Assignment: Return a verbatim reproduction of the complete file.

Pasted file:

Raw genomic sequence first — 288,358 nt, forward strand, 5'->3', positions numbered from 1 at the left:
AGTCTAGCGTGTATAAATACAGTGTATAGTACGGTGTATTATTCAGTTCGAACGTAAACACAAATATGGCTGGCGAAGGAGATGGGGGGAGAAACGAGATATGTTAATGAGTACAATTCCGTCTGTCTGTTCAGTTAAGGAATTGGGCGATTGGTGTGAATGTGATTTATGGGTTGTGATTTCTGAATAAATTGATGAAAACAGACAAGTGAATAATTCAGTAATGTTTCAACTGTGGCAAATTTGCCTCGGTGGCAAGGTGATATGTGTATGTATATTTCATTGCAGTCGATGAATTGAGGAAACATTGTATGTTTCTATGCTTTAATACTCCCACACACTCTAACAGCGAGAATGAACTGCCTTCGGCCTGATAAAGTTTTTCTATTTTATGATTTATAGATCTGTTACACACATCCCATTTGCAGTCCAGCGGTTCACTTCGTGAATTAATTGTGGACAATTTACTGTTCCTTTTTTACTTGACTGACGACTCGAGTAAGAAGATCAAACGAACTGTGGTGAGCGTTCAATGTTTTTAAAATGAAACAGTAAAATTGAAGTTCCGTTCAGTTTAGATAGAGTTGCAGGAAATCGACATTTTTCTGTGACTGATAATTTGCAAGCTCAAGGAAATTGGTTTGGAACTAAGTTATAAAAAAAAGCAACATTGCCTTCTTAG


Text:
Raw genomic sequence first — 288,358 nt, forward strand, 5'->3', positions numbered from 1 at the left:
AGTCTAGCGTGTATAAATACAGTGTATAGTACGGTGTATTATTCAGTTCGAACGTAAACACAAATATGGCTGGCGAAGGAGATGGGGGGAGAAACGAGATATGTTAATGAGTACAATTCCGTCTGTCTGTTCAGTTAAGGAATTGGGCGATTGGTGTGAATGTGATTTATGGGTTGTGATTTCTGAATAAATTGATGAAAACAGACAAGTGAATAATTCAGTAATGTTTCAACTGTGGCAAATTTGCCTCGGTGGCAAGGTGATATGTGTATGTATATTTCATTGCAGTCGATGAATTGAGGAAACATTGTATGTTTCTATGCTTTAATACTCCCACACACTCTAACAGCGAGAATGAACTGCCTTCGGCCTGATAAAGTTTTTCTATTTTATGATTTATAGATCTGTTACACACATCCCATTTGCAGTCCAGCGGTTCACTTCGTGAATTAATTGTGGACAATTTACTGTTCCTTTTTTACTTGACTGACGACTCGAGTAAGAAGATCAAACGAACTGTGGTGAGCGTTCAATGTTTTTAAAATGAAACAGTAAAATTGAAGTTCCGTTCAGTTTAGATAGAGTTGCAGGAAATCGACATTTTTCTGTGACTGATAATTTGCAAGCTCAAGGAAATTGGTTTGGAACTAAGTTATAAAAAAAAGCAACATTGCCTTCTTAG